A few nights ago as I was putting my seven year old to bed she started crying uncontrollably. It was late and she'd been going non-stop all day, so this meltdown wasn't surprising me. I was, however, unsure of the root of the problem so I asked her what could possibly be so devastating at 9:30 at night. She told me, dead serious, that she was upset that she couldn't do a perfect cartwheel. Well that was a totally understandable reason to break down. I tried to comfort her by telling her that she was, in fact, great at cartwheels (not so, but I'm a mom and she's seven). She wasn't buying that. So I explained that she needed to keep practicing to get really good at them. Through her tears she said, but "I want to be good now." I tried not to laugh and thought to myself how many times I wished I was just good at running now, without having to put in the time and hard work. Knowing that the voice of reason was not going to get me anywhere at this point I tried anyway. "I've been running for years and I'm still not winning all the races. I wish I could wake up tomorrow and be the best runner out there, but it doesn't happen that way. I get up and run each day because it's the only way for me to get better. " She fumed and angrily said that wasn't true...."you bring home awards and medals all the time, mom." At this point I was starting to lose my patience but I kept going. I explained that in many of the races that I do, ALL the runners get medals and, yes, in some I win awards, but those are typically in my age group, so people are still beating me. Then I smiled then and said, "the last big race I did I came in 182nd place. I wish I had been first, but that would take a lot more practice (and some magic beans, but I didn't say that part)". Her lids were starting to fall and I could tell she was losing the will to fight. She still wasn't happy about the whole situation but she told me she was done for the time being and wanted to go to bed. Hallelujah! The next day, I would remind her of our conversation and hope that I didn't sound too much like a mom when I explained (again) that nothing happens overnight, practice makes perfect, and nothing is as bad as it seemed after a good night's sleep. Then I would take my own advice and run!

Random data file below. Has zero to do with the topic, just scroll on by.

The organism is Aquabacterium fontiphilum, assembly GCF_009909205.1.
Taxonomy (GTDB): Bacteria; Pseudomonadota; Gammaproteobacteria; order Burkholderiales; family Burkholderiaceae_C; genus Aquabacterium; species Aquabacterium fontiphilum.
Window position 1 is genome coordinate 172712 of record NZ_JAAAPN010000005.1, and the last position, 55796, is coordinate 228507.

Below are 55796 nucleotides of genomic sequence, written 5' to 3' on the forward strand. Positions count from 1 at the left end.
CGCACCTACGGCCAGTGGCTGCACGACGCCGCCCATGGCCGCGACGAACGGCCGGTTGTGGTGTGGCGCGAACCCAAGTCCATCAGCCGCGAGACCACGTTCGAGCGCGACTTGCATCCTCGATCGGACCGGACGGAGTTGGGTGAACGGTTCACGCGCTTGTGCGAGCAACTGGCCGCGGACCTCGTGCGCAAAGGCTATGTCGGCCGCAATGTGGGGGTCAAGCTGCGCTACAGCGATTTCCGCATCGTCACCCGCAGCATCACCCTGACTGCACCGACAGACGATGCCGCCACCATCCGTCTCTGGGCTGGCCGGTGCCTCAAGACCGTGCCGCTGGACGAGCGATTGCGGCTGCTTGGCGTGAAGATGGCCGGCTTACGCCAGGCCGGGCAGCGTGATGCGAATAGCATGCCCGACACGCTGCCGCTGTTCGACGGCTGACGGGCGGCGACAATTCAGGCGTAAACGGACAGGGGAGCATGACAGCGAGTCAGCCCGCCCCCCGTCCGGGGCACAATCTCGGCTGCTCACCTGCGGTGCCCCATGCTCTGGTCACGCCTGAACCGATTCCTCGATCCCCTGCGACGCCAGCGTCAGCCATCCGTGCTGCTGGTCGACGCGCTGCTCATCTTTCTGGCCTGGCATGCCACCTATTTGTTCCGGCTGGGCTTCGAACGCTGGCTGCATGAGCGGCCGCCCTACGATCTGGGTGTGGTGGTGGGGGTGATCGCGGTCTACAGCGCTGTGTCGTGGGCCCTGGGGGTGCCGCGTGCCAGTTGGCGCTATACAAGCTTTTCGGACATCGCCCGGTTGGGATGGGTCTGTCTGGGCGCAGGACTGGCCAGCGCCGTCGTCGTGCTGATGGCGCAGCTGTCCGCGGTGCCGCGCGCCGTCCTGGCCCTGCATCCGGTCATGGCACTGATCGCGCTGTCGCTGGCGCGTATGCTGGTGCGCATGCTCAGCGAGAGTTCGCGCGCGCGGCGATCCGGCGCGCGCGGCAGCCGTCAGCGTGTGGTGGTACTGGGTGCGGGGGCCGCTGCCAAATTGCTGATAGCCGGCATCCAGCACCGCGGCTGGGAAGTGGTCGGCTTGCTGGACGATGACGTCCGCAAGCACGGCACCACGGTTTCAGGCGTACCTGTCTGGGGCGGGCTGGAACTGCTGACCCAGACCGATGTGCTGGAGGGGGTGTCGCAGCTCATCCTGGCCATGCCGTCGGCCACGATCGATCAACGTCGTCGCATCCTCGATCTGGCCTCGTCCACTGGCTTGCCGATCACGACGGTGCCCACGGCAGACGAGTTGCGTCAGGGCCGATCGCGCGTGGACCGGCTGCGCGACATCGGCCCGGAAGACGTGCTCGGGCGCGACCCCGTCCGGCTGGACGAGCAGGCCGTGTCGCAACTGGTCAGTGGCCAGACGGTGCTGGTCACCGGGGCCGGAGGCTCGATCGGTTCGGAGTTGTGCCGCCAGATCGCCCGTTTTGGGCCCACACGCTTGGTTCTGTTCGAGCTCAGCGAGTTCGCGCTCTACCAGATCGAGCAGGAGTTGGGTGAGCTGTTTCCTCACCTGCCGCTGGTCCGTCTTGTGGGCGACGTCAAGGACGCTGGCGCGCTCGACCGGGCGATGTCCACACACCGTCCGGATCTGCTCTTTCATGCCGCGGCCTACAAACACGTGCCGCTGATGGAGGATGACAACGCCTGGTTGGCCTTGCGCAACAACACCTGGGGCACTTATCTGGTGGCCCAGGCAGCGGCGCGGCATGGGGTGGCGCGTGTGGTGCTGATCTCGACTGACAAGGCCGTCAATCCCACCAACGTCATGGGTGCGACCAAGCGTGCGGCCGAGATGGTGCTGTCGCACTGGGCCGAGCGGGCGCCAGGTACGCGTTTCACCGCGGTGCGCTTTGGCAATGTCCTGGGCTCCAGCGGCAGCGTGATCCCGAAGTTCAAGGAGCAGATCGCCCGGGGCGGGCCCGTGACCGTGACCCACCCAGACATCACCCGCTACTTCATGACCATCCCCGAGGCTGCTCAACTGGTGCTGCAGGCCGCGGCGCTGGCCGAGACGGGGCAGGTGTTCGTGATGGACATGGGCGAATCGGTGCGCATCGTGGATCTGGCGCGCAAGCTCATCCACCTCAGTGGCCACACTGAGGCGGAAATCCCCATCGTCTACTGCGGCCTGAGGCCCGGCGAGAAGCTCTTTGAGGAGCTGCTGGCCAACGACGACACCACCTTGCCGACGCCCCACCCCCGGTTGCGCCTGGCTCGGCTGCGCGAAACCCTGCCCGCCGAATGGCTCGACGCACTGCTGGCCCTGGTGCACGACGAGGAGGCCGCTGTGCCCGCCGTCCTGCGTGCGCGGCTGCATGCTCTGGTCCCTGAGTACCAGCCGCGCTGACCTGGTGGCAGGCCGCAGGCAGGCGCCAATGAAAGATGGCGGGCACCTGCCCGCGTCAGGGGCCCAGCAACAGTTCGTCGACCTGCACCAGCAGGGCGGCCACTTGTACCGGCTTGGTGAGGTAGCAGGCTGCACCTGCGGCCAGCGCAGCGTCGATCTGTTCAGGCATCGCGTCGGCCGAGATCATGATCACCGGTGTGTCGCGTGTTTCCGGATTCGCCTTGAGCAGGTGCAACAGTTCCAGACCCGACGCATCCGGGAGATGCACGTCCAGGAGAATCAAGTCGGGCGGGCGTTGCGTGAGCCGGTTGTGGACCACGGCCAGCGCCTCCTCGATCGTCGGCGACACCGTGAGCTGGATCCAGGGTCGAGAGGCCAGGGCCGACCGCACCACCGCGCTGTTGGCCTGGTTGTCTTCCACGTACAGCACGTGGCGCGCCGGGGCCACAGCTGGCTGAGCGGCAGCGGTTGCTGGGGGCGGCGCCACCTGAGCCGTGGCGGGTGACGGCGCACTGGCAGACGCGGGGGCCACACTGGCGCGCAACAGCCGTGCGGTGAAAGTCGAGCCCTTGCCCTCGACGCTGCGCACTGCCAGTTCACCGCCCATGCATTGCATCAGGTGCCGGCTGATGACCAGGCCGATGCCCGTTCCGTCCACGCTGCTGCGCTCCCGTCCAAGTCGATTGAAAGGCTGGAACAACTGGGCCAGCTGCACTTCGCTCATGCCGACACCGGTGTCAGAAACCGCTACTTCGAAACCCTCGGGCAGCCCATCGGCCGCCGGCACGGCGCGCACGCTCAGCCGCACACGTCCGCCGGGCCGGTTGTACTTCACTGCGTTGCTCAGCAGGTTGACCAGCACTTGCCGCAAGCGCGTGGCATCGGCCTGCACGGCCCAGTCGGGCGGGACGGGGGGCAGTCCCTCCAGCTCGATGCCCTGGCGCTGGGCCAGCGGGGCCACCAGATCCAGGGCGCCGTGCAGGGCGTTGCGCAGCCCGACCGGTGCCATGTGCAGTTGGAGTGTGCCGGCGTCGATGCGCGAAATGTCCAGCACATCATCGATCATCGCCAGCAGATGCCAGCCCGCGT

Listen to this:
Ruin - Cat Power